Risks and opportunities on the path to a Low Carbon Economy

07 November 2012

By Andrew Sentance, Senior Economic Adviser, PwC

In order to achieve the transition to a Low Carbon Economy and limit climate change, there needs to be a significant reduction in the carbon intensity of GDP across the world economy. With continued population growth and rising living standards, world GDP is set to continue to continue to rise at around 3% per annum or more. A lot of this growth is now being driven by the economic development of large emerging market economies – like China, India and Brazil.

At the same time the world needs to achieve absolute reductions in carbon dioxide and other greenhouse gas emissions if we are to limit the extent of global warming to around 2 degrees Celsius – which scientists have come to regard as a sustainable limit which avoids the worst consequences of climate change.

So how is the world doing at meeting this challenge? The answer – according to PwC’s Low Carbon Economy Index – is not very well. Since 2000, the reduction in carbon intensity of world GDP has been 0.8% per annum. That means carbon emissions have still been increasing – though less rapidly than the output of the world economy. In other words, we are a long way from achieving the absolute cuts in emissions needed to limit climate change in the way that scientific analysis suggests that we should.

What do we need to get on track? Looking ahead to 2050, we are likely to need a reduction in the carbon intensity of world GDP of around 5% per annum - more than six times the decarbonisation rate since 2000. This is not something that has been achieved in the history of our industrialised society.

There is some prospect that policies and measures which are in train will lead to some pick up in the reduction of carbon intensity in the future. But much more dramatic action is likely to be needed to get us on a sustainable path to limit global warming to around 2 degrees.

This situation poses both risks and opportunities for business. The risk is that there will be a dramatic lurch in policies affecting business in the future as governments wake up to the need for much more dramatic action. The cost attached to carbon emissions could rise sharply – either as a result of a carbon tax or emissions trading – and new regulations could be introduced to force economies on to a low carbon path.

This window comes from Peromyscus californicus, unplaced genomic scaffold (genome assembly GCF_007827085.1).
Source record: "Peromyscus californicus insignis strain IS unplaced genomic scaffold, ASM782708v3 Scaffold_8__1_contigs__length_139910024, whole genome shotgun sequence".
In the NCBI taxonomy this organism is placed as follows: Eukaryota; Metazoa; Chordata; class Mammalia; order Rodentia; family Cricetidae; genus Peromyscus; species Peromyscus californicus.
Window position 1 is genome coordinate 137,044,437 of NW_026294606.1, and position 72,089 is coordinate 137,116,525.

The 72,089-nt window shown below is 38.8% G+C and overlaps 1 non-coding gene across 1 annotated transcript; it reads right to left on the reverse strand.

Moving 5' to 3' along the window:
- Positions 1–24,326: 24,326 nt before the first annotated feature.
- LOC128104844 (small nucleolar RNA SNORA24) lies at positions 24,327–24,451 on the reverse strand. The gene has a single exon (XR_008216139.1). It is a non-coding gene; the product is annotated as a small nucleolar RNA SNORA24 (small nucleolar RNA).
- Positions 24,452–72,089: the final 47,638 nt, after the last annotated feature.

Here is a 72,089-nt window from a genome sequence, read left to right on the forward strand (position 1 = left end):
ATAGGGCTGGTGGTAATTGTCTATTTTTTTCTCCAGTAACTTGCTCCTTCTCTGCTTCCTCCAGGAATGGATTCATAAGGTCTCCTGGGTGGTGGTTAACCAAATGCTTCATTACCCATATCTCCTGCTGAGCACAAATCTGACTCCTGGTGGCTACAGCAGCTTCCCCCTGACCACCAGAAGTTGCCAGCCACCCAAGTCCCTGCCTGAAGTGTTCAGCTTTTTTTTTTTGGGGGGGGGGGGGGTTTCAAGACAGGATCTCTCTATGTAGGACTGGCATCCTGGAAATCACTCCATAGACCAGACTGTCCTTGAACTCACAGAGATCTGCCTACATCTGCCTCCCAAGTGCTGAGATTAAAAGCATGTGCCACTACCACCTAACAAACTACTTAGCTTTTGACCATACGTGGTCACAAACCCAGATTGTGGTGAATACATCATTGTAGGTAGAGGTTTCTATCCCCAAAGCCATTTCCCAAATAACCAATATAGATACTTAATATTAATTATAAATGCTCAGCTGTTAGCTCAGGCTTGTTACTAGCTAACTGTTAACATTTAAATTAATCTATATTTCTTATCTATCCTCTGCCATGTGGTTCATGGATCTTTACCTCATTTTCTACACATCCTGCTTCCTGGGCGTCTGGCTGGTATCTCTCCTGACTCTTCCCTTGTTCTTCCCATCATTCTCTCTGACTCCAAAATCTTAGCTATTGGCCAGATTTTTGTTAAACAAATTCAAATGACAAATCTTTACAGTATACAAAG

The opportunity is that companies that anticipate the transition to a Low Carbon Economy and start to develop and invest in the products and technologies which will drive the transition could open up new sources of business growth and competitive advantage. We are already seeing some of the key low carbon technologies emerging – such as solar power, wind energy and electric cars. Others – such as carbon capture and storage have not been developed much so far. An acceleration in the development and application of new low carbon technologies could make a significant contribution to a new wave of economic growth as the world’s economies struggle to recover from the global financial crisis.

The PwC Low Carbon Economy Index suggests that if we carry on along the emissions reduction path we have been on for the last decade, global warming in the next century will be more like 6 degrees – rather than the 2 degrees which scientists believe is sustainable. At some point, the pace of emissions reduction will need to dramatically increase if the world economy is to move onto a more sustainable path. Businesses which have started sooner rather than later to plan for this transition are likely to be better placed both to manage the risk of an abrupt shift in policy and to grasp the growth and competitive opportunities created by a more sustainable Low Carbon Economy.


Andrew Sentance  |  Telephone: +44 (0) 20 7213 2068



Verify your Comment

Previewing your Comment

This is only a preview. Your comment has not yet been posted.

Your comment could not be posted. Error type:
Your comment has been saved. Comments are moderated and will not appear until approved by the author. Post another comment

The letters and numbers you entered did not match the image. Please try again.

As a final step before posting your comment, enter the letters and numbers you see in the image below. This prevents automated programs from posting comments.

Having trouble reading this image? View an alternate.


Post a comment

Comments are moderated and will not appear until the author has approved them.